This review aims to clarify the parameters affecting binocular rivalry, in order to improve comfort for users of monocular augmented reality devices. Augmented reality devices allow users to see virtual information superimposed on the environment. The particularity of monocular systems is that they do not stimulate the eyes in the same way and can therefore induce binocular rivalry. This occurs when the brain is unable to merge the different images presented to each eye and perception alternates between them. It can cause visual fatigue, headache and visual suppression. Binocular rivalry can be characterized in terms of alternation rate, predominance (i.e. total proportion of the binocular rivalry viewing time that a stimulus is dominant) and average dominance duration (for all individual dominance periods). The literature suggests that these variables depend on the conditions of use and the visual stimuli available to the subject. Notably, several parameters have an impact, including contrast, spatial frequency, brightness, etc. The impact of other parameters, such as ocular dominance, remains the subject of debate. With respect to the latter, the literature describes various definitions and tests, and it appears that there are three main forms: motor, acuity and sensorial, the latter being of interest for binocular rivalry.
Stereoscopic displays are increasingly used for computer-aided design. The aim is to make virtual prototypes
to avoid building real ones, so that time, money and raw materials are saved. But do we really know whether
virtual displays render the objects in a realistic way to potential users?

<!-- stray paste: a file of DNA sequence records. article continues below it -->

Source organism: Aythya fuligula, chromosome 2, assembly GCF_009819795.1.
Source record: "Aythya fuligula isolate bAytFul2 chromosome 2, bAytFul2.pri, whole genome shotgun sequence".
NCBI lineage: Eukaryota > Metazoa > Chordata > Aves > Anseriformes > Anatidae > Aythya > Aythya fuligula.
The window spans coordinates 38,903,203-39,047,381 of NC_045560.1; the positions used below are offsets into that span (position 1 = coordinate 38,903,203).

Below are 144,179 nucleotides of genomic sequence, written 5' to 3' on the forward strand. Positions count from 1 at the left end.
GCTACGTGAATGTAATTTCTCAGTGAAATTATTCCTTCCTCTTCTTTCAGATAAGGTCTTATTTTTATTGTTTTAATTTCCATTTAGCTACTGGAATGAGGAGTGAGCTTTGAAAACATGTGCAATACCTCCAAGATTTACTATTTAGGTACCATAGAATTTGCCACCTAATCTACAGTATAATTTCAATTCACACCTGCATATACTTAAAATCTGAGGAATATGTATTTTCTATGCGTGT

In this study, we have performed several experiments in which we compare two virtual shapes to their
equivalent in the real world, each of these aiming at a specific issue by a comparison:
First, we performed some perception tests to evaluate the importance of head tracking to evaluate if it is
better to concentrate our efforts on stereoscopic vision;
Second, we have studied the effects of interpupillary distance;
Third, we studied the effects of the position of the main object in comparison with the screen.
Two different tests are used, the first one using a well-known shape (a sphere) and the second one using an
irregular shape but with almost the same colour and dimension. These two tests allow us to determine if
symmetry is important in their perception.
We show that head tracking has a more important effect on shape perception than stereoscopic vision,
especially on depth perception because the subject is able to move around the scene. The study also shows that
an object between the subject and the screen is perceived better than an object which is on the screen, even if
the latter is better for the eye strain.